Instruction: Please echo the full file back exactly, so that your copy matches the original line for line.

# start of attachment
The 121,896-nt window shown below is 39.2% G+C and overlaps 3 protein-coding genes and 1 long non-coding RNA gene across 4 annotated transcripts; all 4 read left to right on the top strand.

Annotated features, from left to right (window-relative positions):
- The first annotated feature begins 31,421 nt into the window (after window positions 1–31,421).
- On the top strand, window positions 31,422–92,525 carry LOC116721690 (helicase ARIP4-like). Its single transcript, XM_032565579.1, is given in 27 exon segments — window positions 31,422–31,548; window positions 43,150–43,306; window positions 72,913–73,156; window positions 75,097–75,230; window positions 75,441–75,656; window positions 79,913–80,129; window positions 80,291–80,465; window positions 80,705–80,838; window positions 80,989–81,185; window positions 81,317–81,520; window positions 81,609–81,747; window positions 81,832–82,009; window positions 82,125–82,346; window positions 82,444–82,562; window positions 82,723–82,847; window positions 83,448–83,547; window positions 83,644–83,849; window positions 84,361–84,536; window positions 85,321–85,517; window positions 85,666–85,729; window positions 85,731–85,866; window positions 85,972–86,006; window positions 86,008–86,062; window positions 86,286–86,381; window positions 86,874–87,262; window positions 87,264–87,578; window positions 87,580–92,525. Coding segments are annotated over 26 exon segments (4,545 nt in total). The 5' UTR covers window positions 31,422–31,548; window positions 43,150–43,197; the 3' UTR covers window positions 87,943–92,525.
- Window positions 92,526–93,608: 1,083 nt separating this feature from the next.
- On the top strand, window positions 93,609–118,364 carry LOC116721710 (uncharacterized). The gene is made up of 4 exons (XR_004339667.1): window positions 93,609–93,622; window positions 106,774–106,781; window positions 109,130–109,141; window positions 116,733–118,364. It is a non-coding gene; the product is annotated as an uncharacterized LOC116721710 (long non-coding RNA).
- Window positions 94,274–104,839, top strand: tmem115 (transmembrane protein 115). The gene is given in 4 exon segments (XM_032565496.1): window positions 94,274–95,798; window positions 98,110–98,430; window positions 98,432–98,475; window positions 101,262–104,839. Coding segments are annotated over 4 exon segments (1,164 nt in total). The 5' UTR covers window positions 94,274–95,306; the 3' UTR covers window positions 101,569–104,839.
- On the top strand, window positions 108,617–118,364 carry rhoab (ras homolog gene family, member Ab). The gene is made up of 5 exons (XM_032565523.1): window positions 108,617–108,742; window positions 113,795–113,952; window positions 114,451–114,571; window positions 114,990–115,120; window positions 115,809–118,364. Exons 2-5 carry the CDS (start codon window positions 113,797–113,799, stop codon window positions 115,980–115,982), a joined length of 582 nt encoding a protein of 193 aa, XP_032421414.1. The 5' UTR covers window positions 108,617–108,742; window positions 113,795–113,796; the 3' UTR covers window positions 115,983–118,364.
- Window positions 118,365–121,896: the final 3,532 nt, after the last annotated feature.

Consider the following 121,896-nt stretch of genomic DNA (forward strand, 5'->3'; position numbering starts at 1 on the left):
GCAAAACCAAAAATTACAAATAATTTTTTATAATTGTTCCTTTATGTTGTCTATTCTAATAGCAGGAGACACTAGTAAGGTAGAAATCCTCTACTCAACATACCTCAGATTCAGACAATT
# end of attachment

The 121,896-nt window shown below is 39.2% G+C and overlaps 3 protein-coding genes and 1 long non-coding RNA gene across 4 annotated transcripts; all 4 read left to right on the top strand.

Annotated features, from left to right (window-relative positions):
- The first annotated feature begins 31,421 nt into the window (after window positions 1–31,421).
- On the top strand, window positions 31,422–92,525 carry LOC116721690 (helicase ARIP4-like). Its single transcript, XM_032565579.1, is given in 27 exon segments — window positions 31,422–31,548; window positions 43,150–43,306; window positions 72,913–73,156; window positions 75,097–75,230; window positions 75,441–75,656; window positions 79,913–80,129; window positions 80,291–80,465; window positions 80,705–80,838; window positions 80,989–81,185; window positions 81,317–81,520; window positions 81,609–81,747; window positions 81,832–82,009; window positions 82,125–82,346; window positions 82,444–82,562; window positions 82,723–82,847; window positions 83,448–83,547; window positions 83,644–83,849; window positions 84,361–84,536; window positions 85,321–85,517; window positions 85,666–85,729; window positions 85,731–85,866; window positions 85,972–86,006; window positions 86,008–86,062; window positions 86,286–86,381; window positions 86,874–87,262; window positions 87,264–87,578; window positions 87,580–92,525. Coding segments are annotated over 26 exon segments (4,545 nt in total). The 5' UTR covers window positions 31,422–31,548; window positions 43,150–43,197; the 3' UTR covers window positions 87,943–92,525.
- Window positions 92,526–93,608: 1,083 nt separating this feature from the next.
- On the top strand, window positions 93,609–118,364 carry LOC116721710 (uncharacterized). The gene is made up of 4 exons (XR_004339667.1): window positions 93,609–93,622; window positions 106,774–106,781; window positions 109,130–109,141; window positions 116,733–118,364. It is a non-coding gene; the product is annotated as an uncharacterized LOC116721710 (long non-coding RNA).
- Window positions 94,274–104,839, top strand: tmem115 (transmembrane protein 115). The gene is given in 4 exon segments (XM_032565496.1): window positions 94,274–95,798; window positions 98,110–98,430; window positions 98,432–98,475; window positions 101,262–104,839. Coding segments are annotated over 4 exon segments (1,164 nt in total). The 5' UTR covers window positions 94,274–95,306; the 3' UTR covers window positions 101,569–104,839.
- On the top strand, window positions 108,617–118,364 carry rhoab (ras homolog gene family, member Ab). The gene is made up of 5 exons (XM_032565523.1): window positions 108,617–108,742; window positions 113,795–113,952; window positions 114,451–114,571; window positions 114,990–115,120; window positions 115,809–118,364. Exons 2-5 carry the CDS (start codon window positions 113,797–113,799, stop codon window positions 115,980–115,982), a joined length of 582 nt encoding a protein of 193 aa, XP_032421414.1. The 5' UTR covers window positions 108,617–108,742; window positions 113,795–113,796; the 3' UTR covers window positions 115,983–118,364.
- Window positions 118,365–121,896: the final 3,532 nt, after the last annotated feature.

Consider the following 121,896-nt stretch of genomic DNA (forward strand, 5'->3'; position numbering starts at 1 on the left):
GCAAAACCAAAAATTACAAATAATTTTTTATAATTGTTCCTTTATGTTGTCTATTCTAATAGCAGGAGACACTAGTAAGGTAGAAATCCTCTACTCAACATACCTCAGATTCAGACAATT